I take a deep, silent breath as I settle into the same chair I did earlier, clasping my hands in my lap as if I have to physically brace myself for whatever’s coming.


It’s amazing how the same, exact action can feel poles apart under different circumstances.


And I thought I was nervous before…


“You look like you have something to say,” Covington commences, offering me his undivided attention.


As confused as I feel, there’s no reason to beat around the bush.


“Mr. Covington…” I begin, thinking of how to best phrase this as I go, choosing my words carefully, “when I applied, I specified that I wanted to specialize in the wildlife conservation sector and that was what I was officially accepted into the internship program under. There was never any mention of anything other than that in my letter or from my unit. So, I don’t understand why I’m on this account when I’m not at all versed in the energy industry—and certainly not the oil industry.”


The emphasis of the latter spurs me on, eliciting barely-veiled irritation that quickly overshadows any awkwardness, fear or uncertainty I feel.


“In your interview,” he counters, looking at me squarely, “you made it a point to emphasize the fact that you are flexible. If I recall, your exact words were, ‘Uncompromising stringency is impractical in the real world, even with the best ideals and intentions’. You also mentioned that you’re a great team player. You noted that one of your particularly strong suits was your ability to quickly adapt to new challenges, situations and tasks, as well as assimilate into new environments.”


I open my mouth, trying to rebuff his words but I come up short, able to find nothing to re-counter, easily recalling the sentences I confidently typed as they fall from his. Each statement transitions perfectly to the next, not missing a beat.


It’s as if he memorized them.




He simply looks at me, waiting for me to go on when it’s clear that I can’t, using my own silence against me to make his point.


I shake my head in spite of myself, even when the words refuse to come out, as if doing so will give me clarity on this abrupt, illogical situation.


“As I mentioned downstairs, Miss Myers,” he continues despite my visible bewilderment, “as well as during the briefing we just had, Zanergy is the biggest client we’ve ever had, in all of Earth Capital’s history, and we have to make every effort to ensure our collaboration not only goes smoothly, but excels. To that end, one of the agreements during the acquisition of the account was that one Earth Cap representative will have to be available on the Zanergy premises for the initial phase of the project, twenty-four-seven.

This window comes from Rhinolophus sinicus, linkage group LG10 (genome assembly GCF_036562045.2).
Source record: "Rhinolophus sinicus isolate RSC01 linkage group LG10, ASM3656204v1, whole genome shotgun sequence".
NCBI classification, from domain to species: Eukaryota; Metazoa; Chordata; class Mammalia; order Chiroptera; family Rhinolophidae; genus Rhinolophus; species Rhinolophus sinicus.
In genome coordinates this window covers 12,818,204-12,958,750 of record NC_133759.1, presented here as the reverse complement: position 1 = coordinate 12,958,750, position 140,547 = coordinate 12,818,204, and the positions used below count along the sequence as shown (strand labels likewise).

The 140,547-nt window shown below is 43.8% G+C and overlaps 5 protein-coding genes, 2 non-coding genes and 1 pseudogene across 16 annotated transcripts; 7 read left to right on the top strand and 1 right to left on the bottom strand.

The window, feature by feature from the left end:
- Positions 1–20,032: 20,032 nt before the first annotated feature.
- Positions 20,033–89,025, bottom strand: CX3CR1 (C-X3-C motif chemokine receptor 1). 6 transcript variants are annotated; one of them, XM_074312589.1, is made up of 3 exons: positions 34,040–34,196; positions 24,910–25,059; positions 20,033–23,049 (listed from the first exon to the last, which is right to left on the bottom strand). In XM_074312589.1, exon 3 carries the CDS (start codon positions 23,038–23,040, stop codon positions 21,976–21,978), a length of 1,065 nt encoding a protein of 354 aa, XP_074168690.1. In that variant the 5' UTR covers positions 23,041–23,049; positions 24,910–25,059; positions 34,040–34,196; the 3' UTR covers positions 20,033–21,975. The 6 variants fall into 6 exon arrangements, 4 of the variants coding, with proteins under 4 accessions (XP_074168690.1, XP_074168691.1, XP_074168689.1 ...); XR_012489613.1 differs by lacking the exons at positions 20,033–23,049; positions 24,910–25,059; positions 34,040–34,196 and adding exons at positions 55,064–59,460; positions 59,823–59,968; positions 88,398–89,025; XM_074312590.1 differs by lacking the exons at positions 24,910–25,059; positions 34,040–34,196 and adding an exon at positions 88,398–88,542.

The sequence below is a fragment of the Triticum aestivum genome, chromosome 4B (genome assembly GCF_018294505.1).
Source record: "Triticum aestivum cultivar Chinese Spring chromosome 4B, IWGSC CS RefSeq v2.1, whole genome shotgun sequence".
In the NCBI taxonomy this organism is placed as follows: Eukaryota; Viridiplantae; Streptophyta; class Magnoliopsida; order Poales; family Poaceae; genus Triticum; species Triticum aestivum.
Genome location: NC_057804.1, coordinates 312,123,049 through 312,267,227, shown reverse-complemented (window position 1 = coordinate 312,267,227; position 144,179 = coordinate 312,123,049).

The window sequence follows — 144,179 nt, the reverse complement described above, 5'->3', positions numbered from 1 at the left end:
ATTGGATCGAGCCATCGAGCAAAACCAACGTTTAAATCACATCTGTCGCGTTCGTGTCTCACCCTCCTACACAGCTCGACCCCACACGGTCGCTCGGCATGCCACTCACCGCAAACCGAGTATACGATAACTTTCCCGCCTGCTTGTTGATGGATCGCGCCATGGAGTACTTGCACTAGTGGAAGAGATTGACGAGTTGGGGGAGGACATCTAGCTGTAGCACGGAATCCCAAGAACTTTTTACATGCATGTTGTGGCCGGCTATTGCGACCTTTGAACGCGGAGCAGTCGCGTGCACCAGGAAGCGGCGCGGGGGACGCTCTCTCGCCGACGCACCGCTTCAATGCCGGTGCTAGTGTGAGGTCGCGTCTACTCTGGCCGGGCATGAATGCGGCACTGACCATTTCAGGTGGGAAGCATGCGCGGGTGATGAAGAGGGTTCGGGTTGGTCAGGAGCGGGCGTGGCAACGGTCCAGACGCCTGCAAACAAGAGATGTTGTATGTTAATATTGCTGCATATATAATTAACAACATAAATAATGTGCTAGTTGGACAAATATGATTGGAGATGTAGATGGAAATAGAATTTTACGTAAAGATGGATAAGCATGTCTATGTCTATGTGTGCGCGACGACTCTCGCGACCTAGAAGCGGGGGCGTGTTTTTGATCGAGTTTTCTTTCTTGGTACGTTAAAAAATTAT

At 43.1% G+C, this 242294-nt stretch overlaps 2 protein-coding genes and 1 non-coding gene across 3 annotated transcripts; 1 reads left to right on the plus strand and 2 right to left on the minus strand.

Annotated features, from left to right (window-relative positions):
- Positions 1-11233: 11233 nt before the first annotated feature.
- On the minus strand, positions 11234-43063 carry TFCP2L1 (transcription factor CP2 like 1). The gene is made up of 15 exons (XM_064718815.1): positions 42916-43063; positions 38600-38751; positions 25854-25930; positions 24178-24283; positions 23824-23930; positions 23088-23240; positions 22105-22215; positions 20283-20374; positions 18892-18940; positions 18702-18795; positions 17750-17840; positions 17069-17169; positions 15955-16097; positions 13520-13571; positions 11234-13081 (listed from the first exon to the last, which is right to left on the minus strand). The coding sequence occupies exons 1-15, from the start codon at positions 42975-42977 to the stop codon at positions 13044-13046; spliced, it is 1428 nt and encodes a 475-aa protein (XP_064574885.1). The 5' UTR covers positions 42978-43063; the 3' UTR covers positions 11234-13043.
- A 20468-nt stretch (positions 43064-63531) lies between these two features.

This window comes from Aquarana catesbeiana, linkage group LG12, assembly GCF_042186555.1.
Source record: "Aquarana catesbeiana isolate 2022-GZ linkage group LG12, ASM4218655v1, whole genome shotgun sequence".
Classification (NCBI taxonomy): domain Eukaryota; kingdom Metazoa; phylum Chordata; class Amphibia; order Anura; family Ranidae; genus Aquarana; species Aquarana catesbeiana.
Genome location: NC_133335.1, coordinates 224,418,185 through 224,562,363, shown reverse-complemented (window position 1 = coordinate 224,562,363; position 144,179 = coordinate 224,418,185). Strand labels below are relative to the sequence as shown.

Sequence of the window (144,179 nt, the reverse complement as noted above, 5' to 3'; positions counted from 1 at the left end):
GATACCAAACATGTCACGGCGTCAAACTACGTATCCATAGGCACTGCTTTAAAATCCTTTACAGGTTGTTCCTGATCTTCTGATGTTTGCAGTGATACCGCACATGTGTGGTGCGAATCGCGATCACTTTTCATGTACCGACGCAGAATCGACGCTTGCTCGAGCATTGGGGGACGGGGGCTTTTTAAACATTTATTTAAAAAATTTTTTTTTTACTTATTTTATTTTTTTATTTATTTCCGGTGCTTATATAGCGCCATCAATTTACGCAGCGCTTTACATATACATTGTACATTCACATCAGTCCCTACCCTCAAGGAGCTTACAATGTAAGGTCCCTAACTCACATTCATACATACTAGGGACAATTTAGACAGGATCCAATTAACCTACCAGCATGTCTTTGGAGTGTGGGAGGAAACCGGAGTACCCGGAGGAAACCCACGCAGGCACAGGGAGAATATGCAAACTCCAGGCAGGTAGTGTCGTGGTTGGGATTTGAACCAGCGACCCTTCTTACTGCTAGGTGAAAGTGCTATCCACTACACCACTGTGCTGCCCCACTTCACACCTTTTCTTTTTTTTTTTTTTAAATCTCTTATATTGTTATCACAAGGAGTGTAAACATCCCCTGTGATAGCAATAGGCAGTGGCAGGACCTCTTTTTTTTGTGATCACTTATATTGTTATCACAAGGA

“Since you’re not a permanent employee and the only temporary worker on the team, you’ll be designated as our full-time representative at Zanergy and therefore be residing at their premises for the duration of your internship—”


My eyes almost bulge right out of their sockets, my hands waving in protest before I can stop them, the words I couldn’t find earlier suddenly spilling out of me at hearing this newest development.


“Mr. Covington…sir…I’m still trying to process simply being on the account. Having to suddenly move to another location as well is not at all something I’m prepared for. And, please, don’t take this the wrong way. I’m extremely flattered and honored to be considered at all but, objectively speaking, I don’t have the necessary experience for an account of this scale, especially in this field.”


My heart’s thumping harder now and, somehow, I get the feeling I’m arguing a case that I’ve already lost even as I hope my words get through to him.


Covington regards me for a minute, briefly clasping his fingers, as if he’s reconsidering.


“I completely understand your apprehension, seeing how this was suddenly sprung up on you, Myers,” he nods. “And, you’re right; this is extremely short notice…”


I exhale at that, my shoulders slouching slightly as a sense of relief starts to trickle over me.


“…but I’m positive you’ll rise to the occasion and take advantage of such a huge, once-in-a-lifetime opportunity.”


There is absolute finality in that statement.


And I hate that I can recognize it.


I try to voice my hesitation again, but he easily cuts me off.


“Of course, if you insist on refusing, I can’t force you to,” he shrugs. “You will be well within your rights. But you should keep in mind that declining a job will go on your record.”


And any hope of getting a permanent position here in the future pretty much goes down the fucking toilet.


He doesn’t have to say the words. They’re written all over his face.


He brings his forearms to rest on his desk. “So…” he arches his brow, “will you take it or not?”


For a moment, all I can do is stare back at him as he verbally hands me his ultimatum, my breath leaving me in a weak exhale. My eyes flutter closed briefly, unable to hide the sheer disappointment ramming through every inch of me.


“Yes,” I swallow, relenting, the single word leaving me in the tiniest whisper, as if I don’t want to hear myself say it.


Like I have a choice.


“Good,” Covington concludes. “Arrangements will be made for your transfer within the hour. You’re assigned to this division full-time, effective immediately.”


I’m in a complete daze as I step out of his office.


Everything feels out of whack.


Too sudden.


Extremely rushed.


I don’t even know what to think.


This is the absolute last thing I expected walking in this morning.


I head back to my department, discombobulated and in shock with only a single thought running through my mind:


What the fuck just happened?



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